Inspiring Success

A blog from Creating IT Futures

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June 30, 2016

Men and Women Together for One Common Goal

By Stephanie Straka

spring classLast week, the Creating IT Futures Foundation yet graduated another IT-Ready class, this time consisting of 20 individuals who are ready to start their IT careers. Even better, by the time of graduation, 11 out of the 20 students had passed their CompTIA A+ exam with the remaining students set to test over the next week.

“When I think of this class, I think of firsts,” said Kathy Brennan, manager of IT-Ready Minneapolis / St. Paul. “You were the first class to take the new CompTIA A+ 900-series exams and you were the first class to have the same amount of males as there were females.”

“Some of you in the beginning said, ‘I can’t believe this is free or this must be hoax,’” said Creating IT Futures Foundation board chair, James Afdahl. Afdahl is also the vice-president and CFO for GED Testing Service, an employer partner that employs IT-Ready alumni. “Now, there are 20 of you ready to go out and tell others about the great opportunity here.”

/developing-programs/it-ready">IT-Ready is a free, eight-week course offered by the /home">IT charity, the Creating IT Futures Foundation. To qualify, a person must be unemployed or under-employed. The program also looks for individuals from under-represented groups in information technology, such as women, African Americans, and Hispanics.

“As you stand on the brink of moving into life beyond IT-Ready, change will be inevitable,” said Nikki Frederick, IT-Ready instructor from A Critical Path, as she spoke about the path and decisions the graduates will make during their IT endeavors. “You have the right to be the best that you can be.”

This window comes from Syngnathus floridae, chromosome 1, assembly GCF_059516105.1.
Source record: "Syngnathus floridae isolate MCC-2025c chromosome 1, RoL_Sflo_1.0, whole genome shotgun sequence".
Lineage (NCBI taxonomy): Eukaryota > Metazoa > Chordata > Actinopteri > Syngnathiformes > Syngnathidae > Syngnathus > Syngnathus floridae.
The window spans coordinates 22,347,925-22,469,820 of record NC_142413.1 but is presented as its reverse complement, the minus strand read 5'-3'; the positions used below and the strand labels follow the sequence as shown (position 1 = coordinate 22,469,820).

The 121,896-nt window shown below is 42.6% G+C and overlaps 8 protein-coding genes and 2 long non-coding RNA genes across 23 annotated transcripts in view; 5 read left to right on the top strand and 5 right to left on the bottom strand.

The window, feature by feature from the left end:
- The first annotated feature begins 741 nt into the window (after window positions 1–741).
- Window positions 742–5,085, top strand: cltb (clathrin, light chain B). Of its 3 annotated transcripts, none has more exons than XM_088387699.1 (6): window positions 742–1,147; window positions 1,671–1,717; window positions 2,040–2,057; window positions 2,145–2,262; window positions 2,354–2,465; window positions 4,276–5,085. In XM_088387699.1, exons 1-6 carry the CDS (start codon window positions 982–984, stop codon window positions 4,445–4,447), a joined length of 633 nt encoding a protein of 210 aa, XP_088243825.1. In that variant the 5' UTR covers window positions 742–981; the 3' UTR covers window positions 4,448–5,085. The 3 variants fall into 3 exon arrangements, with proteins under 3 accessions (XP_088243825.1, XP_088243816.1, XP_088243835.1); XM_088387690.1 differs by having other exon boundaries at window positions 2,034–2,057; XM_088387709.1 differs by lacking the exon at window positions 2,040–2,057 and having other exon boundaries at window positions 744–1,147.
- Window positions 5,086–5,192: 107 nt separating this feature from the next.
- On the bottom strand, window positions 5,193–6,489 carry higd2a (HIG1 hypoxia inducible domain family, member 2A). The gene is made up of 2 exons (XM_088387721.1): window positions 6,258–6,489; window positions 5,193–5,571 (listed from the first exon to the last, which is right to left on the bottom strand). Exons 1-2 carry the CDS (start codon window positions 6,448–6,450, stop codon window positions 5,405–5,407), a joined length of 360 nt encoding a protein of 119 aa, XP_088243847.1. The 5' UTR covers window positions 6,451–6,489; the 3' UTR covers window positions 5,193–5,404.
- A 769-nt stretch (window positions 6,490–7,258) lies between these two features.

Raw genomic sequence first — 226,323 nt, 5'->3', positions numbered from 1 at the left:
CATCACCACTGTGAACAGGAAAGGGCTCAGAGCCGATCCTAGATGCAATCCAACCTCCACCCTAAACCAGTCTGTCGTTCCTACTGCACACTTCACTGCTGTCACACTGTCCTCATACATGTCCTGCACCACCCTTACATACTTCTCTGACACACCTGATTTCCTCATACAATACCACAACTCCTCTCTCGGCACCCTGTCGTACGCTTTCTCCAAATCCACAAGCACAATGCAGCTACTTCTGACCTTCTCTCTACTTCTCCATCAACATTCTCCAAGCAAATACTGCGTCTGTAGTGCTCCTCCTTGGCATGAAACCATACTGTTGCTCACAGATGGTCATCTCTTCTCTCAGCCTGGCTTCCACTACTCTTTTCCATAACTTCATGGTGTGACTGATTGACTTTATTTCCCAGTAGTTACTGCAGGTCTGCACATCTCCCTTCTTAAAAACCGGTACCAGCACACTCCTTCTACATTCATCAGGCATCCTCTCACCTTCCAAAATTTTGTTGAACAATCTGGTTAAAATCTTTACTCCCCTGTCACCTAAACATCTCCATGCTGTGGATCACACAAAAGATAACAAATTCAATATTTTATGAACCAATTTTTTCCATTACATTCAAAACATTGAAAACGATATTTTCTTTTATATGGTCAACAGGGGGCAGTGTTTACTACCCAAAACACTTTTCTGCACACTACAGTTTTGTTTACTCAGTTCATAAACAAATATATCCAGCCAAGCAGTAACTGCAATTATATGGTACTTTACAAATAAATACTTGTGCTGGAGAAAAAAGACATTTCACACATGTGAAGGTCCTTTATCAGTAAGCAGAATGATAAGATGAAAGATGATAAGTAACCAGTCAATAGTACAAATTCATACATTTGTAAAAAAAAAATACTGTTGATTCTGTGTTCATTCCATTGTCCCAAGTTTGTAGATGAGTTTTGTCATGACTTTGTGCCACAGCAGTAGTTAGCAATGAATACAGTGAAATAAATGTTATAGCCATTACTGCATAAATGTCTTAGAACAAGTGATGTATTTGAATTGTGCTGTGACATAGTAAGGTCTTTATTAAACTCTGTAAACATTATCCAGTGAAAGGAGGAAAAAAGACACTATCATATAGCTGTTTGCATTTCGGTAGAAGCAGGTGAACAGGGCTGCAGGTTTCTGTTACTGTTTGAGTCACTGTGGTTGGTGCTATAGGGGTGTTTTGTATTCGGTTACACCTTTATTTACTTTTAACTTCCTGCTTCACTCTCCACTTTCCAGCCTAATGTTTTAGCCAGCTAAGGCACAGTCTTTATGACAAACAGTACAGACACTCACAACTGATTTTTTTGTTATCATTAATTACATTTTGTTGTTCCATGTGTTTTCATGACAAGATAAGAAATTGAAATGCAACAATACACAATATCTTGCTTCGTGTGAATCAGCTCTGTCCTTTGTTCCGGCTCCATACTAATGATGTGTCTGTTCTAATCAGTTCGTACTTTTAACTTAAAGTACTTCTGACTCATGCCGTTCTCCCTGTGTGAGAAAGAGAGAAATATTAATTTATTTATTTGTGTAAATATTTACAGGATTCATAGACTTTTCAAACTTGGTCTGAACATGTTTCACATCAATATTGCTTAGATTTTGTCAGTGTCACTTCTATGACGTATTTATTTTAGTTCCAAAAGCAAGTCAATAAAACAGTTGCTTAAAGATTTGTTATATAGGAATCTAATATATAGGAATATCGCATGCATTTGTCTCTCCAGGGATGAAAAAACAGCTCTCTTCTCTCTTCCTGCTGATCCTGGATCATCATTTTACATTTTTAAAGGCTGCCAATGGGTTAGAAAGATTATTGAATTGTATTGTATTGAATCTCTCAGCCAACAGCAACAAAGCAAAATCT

At the end of the eight-week education program, students take the CompTIA A+ certification exam. Afterward, they can qualify for a six-month paid apprenticeship with a local participating company, usually in the role of help-desk or technical support. These internships usually lead to permanent, full-time employment

“In some ways, this means more to me than my college degree,” said student Jason Hernandez. “Every time I felt distracted, I thought of the 300 [applicants] who are not here who wish they had this opportunity.”

Many of the graduates relied on moral support from their classmates to get through the rigorous eight-week program.

“It is difficult to come to the decision that your life needs a change and to work hard to make that change,” said graduate Thomas Montgomery. “We all accomplished this and we are going to move forward and be successful.”

Stephanie Straka is a social media intern at the Creating IT Futures Foundation.